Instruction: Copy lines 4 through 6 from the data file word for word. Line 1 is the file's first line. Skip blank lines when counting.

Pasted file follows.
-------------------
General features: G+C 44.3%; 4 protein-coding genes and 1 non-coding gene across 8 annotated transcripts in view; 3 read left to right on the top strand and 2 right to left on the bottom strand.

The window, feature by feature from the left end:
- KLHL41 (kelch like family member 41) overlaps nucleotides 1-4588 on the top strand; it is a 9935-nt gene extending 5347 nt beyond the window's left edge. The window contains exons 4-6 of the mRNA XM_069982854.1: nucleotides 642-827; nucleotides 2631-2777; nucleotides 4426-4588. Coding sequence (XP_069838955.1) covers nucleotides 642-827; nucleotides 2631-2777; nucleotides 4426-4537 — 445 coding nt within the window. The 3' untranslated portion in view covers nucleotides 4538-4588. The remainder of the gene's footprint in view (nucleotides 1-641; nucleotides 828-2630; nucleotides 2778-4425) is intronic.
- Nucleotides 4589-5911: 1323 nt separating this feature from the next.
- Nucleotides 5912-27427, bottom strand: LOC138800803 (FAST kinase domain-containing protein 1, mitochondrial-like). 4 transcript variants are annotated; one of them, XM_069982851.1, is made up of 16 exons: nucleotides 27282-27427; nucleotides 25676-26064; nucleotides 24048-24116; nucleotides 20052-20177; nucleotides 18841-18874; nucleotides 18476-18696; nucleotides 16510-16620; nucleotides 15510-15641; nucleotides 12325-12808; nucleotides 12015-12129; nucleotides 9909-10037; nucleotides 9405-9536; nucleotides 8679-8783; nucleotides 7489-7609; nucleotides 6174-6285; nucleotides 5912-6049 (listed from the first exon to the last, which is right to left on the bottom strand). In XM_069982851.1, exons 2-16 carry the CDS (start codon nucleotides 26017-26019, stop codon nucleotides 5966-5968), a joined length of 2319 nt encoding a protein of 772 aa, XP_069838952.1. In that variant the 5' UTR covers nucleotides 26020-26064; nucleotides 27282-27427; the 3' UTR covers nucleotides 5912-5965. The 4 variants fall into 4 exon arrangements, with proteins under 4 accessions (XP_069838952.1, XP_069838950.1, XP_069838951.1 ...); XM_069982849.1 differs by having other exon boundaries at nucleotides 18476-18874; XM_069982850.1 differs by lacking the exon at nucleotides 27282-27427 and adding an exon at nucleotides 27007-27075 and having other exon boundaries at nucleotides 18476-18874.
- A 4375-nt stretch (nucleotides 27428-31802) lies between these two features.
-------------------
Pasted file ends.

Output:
- Nucleotides 4589-5911: 1323 nt separating this feature from the next.
- Nucleotides 5912-27427, bottom strand: LOC138800803 (FAST kinase domain-containing protein 1, mitochondrial-like). 4 transcript variants are annotated; one of them, XM_069982851.1, is made up of 16 exons: nucleotides 27282-27427; nucleotides 25676-26064; nucleotides 24048-24116; nucleotides 20052-20177; nucleotides 18841-18874; nucleotides 18476-18696; nucleotides 16510-16620; nucleotides 15510-15641; nucleotides 12325-12808; nucleotides 12015-12129; nucleotides 9909-10037; nucleotides 9405-9536; nucleotides 8679-8783; nucleotides 7489-7609; nucleotides 6174-6285; nucleotides 5912-6049 (listed from the first exon to the last, which is right to left on the bottom strand). In XM_069982851.1, exons 2-16 carry the CDS (start codon nucleotides 26017-26019, stop codon nucleotides 5966-5968), a joined length of 2319 nt encoding a protein of 772 aa, XP_069838952.1. In that variant the 5' UTR covers nucleotides 26020-26064; nucleotides 27282-27427; the 3' UTR covers nucleotides 5912-5965. The 4 variants fall into 4 exon arrangements, with proteins under 4 accessions (XP_069838952.1, XP_069838950.1, XP_069838951.1 ...); XM_069982849.1 differs by having other exon boundaries at nucleotides 18476-18874; XM_069982850.1 differs by lacking the exon at nucleotides 27282-27427 and adding an exon at nucleotides 27007-27075 and having other exon boundaries at nucleotides 18476-18874.
- A 4375-nt stretch (nucleotides 27428-31802) lies between these two features.